Recruiters everywhere are working to create a more diverse workplace. This is in part from a drive to do the right thing, but it’s also essential for performance. According to McKinsey’s 2020 report “Diversity Wins: How Inclusion Matters,” data shows that more diverse companies consistently outperform the less diverse in terms of both profitability and innovation.
However, that is a task easier said than done. Diverse workplaces require a recruitment process free of bias and give every candidate an equal opportunity in the selection process. To achieve this, you’ll need to understand where and how bias affects the hiring process the most and how to mitigate it. That’s why today we’re going to look at the point in the recruitment process that’s most vulnerable: the interview.
The interview is the primary point of contact with candidates during the hiring process. It is where recruiters and hiring managers will spend the most time with candidates before making a final decision. That’s why it’s also where bias is most likely to affect recruiter judgment.
Interviewer bias is more common than many think. When we typically think of bias, we think of outright prejudice, a conscious rejection of an entire group of people. However, most biases are entirely unconscious. Sometimes, they’re not even based on intolerance but rather assumptions based on an individual’s appearance or preconceived notions about the person. That’s why biases typically go unnoticed.
Bias spawns from the human mind’s tendency to make quick judgments and sort information into groups. This is useful as a basic survival instinct – not so much for creating a fair interview process.
Interview biases can take many forms, but they’re primarily based on visual information such as race, gender, and age. All of which can be hard to avoid in traditional live interviews. So, what is a recruiter to do? How do we address interviewing bias? Well, let’s take a look.
From hair color to age, there are as many types of biases as there are groups of people. For many, these biases are benign. For recruiters, it can be the difference between passing the perfect candidate or making the perfect hire. That’s why it’s so important to understand bias and how it affects recruitment.
Here are some examples of interview bias, both unconscious and known prejudice:
This list is by no means exhaustive, but it covers a few of the most prominent biases we see impacting recruitment.
At this point, you know several biases affecting recruitment. Of course, all recruiters need to constantly assess their own unconscious bias and address them on their own. There are also ways to mitigate bias in the interviewing process. The interview is the most important stage of recruitment. It’s also when your hiring process is at the biggest risk of bias-based judgment.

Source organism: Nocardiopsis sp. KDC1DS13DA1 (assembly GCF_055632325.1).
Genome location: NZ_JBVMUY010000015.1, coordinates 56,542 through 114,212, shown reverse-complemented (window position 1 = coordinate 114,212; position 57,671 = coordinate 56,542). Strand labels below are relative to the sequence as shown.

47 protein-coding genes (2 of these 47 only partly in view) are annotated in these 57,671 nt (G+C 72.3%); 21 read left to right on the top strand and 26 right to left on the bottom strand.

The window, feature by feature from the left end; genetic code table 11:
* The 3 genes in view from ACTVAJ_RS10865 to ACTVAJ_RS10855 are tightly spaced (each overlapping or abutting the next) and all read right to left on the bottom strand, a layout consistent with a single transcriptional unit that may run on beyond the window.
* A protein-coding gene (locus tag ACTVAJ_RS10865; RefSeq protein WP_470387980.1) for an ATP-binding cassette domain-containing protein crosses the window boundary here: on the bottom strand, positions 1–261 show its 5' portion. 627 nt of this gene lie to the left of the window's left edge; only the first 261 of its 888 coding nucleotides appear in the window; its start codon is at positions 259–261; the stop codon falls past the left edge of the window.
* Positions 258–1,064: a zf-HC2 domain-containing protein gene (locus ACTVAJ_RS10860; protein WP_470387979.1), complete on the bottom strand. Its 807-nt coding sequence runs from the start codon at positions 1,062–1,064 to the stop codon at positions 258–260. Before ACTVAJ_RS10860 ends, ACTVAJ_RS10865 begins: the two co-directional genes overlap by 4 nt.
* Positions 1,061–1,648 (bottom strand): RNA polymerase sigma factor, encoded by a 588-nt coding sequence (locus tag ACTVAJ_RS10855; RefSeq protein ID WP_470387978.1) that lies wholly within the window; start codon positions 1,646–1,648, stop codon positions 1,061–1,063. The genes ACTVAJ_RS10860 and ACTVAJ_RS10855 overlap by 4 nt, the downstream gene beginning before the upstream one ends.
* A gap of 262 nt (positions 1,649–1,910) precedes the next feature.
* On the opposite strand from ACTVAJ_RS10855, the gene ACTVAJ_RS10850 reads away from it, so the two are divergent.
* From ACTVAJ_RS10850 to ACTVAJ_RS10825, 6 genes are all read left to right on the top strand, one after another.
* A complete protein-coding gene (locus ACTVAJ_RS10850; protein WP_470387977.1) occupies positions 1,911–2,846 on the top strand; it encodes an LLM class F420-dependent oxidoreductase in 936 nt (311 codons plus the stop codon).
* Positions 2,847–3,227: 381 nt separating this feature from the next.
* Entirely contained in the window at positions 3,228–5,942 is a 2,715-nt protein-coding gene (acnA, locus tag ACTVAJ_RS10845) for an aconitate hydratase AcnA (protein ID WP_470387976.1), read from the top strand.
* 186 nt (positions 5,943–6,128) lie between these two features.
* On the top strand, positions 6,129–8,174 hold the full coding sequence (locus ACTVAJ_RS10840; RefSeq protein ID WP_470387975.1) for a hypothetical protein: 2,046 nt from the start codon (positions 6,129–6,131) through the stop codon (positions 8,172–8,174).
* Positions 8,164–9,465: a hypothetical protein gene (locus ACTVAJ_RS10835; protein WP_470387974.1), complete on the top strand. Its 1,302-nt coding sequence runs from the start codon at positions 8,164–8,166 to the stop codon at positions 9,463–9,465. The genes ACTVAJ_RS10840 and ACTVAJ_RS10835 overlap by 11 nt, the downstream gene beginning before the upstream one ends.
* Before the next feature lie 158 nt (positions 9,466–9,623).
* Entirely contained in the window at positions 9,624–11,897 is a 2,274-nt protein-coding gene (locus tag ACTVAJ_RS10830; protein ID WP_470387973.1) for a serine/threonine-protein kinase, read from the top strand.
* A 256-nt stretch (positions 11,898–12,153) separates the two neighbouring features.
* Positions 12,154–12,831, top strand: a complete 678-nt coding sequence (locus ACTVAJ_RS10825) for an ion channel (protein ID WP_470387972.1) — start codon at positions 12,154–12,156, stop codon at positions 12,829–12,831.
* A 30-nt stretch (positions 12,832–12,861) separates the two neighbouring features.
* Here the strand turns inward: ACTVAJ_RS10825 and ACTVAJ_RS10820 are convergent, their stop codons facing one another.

To mitigate bias in the interview process you’ll need consistency, standardized interviews, and the right tools.
First, we’ll discuss consistency. Unstructured interviews leave an opportunity for biases to influence decisions. That’s why it’s important to make the application and interview process the same for every candidate to prevent this very problem. Consistent interviews help maintain recruiter objectivity.
Consistency in the interview process itself requires standardization. Unstructured interviews have the potential to help better understand a candidate’s personality and provide an organic experience. However, this format doesn’t always reveal how someone will perform on the job – the very purpose of the interview to begin with. Standardizing questions keeps recruiters focused on qualifications and abilities over persona. What’s more, using the same questions for every candidate makes it easier to objectively judge between candidates.
Consistency and standardization can only be maintained with the right tools. Consider using audio-based interviews. Qualifi’s on-demand interview platform helps to mitigate bias while improving every aspect of the interview process. The on-demand phone interview format makes the process simple, fast, and effective.
So, how do you know if bias is affecting your hiring process? The answer is simple. You just need to know how to assess adverse impact.
Adverse impact is defined by the U.S. Employment Opportunity Commission as business practices that cause a significantly different rate of selection that disadvantages a given group. In simple terms, it’s when biases and other practices in your hiring process are affecting the diversity of your hires. For example, imagine a company that frequently requires a disproportionate number of background checks for a given group. This might lead to that group having a significantly lower selection rate. That's an adverse impact.
Of course, adverse impact during your interview phase will never be that obvious – but don’t worry. Performing the assessment is a simple process.
The most common formula to assess adverse impact is known as the four-fifths rule, which states that when the selection rate of a given group is less than 80% of the majority, adverse impact is considered present.
The resulting number will allow you to compare your selection rate. If that number is less than 80%, adverse impact is present. Once identified, you can begin taking steps to create a more accessible and equitable hiring process.